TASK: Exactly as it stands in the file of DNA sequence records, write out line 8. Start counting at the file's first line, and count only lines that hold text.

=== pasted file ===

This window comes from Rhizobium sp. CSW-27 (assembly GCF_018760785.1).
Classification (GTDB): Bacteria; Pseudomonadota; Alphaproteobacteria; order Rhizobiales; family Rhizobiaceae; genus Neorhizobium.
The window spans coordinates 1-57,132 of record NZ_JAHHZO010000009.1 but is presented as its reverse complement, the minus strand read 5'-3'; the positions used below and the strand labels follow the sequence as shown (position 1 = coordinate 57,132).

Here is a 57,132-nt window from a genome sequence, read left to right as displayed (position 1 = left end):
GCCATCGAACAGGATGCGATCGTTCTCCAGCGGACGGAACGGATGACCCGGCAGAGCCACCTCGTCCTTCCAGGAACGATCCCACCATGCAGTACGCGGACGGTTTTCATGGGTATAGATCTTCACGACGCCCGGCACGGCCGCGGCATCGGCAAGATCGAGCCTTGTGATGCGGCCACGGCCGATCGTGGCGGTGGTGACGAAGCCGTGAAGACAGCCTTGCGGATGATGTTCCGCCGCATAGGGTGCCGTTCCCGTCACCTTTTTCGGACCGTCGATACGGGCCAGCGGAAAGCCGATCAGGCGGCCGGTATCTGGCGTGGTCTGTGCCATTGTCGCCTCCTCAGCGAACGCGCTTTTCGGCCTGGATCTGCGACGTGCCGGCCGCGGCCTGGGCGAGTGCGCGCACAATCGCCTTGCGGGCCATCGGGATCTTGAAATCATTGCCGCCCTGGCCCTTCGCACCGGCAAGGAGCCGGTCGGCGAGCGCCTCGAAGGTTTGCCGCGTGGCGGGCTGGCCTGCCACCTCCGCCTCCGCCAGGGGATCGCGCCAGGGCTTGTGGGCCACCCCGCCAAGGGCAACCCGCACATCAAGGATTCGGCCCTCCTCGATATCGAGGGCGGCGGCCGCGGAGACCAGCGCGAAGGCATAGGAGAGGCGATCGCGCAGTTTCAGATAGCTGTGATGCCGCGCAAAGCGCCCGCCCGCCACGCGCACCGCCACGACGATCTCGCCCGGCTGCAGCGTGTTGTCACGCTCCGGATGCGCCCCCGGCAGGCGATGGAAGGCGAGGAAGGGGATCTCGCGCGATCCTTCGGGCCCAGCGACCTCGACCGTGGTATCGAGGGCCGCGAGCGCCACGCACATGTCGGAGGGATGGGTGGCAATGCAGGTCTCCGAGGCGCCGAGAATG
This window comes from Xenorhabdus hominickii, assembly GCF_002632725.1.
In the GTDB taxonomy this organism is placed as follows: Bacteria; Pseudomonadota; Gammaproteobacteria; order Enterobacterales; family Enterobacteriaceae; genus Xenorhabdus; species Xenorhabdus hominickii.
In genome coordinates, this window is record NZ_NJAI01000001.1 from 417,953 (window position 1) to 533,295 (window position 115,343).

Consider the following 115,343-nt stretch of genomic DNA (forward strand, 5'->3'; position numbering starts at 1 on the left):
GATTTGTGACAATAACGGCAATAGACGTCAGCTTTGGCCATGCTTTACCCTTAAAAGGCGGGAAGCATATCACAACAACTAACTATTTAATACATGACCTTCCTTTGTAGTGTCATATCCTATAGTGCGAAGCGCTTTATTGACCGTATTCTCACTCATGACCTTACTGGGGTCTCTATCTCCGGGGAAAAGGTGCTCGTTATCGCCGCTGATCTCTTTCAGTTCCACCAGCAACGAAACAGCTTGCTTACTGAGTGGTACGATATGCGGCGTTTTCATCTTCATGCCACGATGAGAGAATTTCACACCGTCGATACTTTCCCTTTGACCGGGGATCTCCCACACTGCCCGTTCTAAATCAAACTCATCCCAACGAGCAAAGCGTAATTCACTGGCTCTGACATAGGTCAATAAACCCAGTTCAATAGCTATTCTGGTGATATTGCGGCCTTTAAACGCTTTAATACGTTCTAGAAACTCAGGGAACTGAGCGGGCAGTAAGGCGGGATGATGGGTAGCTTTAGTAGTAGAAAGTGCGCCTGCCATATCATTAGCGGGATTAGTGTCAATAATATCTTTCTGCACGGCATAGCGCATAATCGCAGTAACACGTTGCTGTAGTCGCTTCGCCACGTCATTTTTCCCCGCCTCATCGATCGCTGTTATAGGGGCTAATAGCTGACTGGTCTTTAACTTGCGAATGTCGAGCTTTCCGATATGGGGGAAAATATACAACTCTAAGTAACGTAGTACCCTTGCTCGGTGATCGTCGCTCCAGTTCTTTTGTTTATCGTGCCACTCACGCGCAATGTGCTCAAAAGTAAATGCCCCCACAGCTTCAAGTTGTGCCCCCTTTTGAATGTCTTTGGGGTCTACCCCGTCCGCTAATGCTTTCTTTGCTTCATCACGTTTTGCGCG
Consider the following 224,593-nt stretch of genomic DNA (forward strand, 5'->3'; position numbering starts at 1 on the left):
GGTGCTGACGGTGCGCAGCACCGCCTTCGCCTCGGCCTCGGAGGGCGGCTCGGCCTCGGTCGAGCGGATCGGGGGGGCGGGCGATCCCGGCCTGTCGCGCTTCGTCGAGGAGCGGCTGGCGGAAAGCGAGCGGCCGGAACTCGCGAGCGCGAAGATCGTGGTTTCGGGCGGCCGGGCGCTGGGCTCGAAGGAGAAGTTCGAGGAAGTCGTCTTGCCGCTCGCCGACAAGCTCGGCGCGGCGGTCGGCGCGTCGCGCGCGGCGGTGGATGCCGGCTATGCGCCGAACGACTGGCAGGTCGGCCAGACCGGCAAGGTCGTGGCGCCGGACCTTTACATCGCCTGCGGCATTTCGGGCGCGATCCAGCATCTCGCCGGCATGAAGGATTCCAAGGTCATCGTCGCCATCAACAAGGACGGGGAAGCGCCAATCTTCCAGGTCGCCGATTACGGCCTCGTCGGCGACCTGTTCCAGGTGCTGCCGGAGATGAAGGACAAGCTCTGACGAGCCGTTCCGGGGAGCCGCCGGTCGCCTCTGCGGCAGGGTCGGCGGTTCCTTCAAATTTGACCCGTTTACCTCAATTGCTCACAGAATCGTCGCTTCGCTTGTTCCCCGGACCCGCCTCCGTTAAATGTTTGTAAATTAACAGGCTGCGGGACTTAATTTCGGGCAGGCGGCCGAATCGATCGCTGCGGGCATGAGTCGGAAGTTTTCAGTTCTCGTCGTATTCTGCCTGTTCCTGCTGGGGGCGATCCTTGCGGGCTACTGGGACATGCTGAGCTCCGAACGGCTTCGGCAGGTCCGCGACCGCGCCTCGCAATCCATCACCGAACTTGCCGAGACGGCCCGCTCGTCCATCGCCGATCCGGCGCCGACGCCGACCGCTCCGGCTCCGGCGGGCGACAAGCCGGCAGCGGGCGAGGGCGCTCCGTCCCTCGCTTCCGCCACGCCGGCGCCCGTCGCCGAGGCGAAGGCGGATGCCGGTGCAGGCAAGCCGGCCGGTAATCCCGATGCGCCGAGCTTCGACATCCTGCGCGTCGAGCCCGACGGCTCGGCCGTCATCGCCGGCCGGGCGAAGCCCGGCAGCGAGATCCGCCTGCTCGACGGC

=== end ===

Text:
In genome coordinates, this window is record NZ_NJAI01000001.1 from 417,953 (window position 1) to 533,295 (window position 115,343).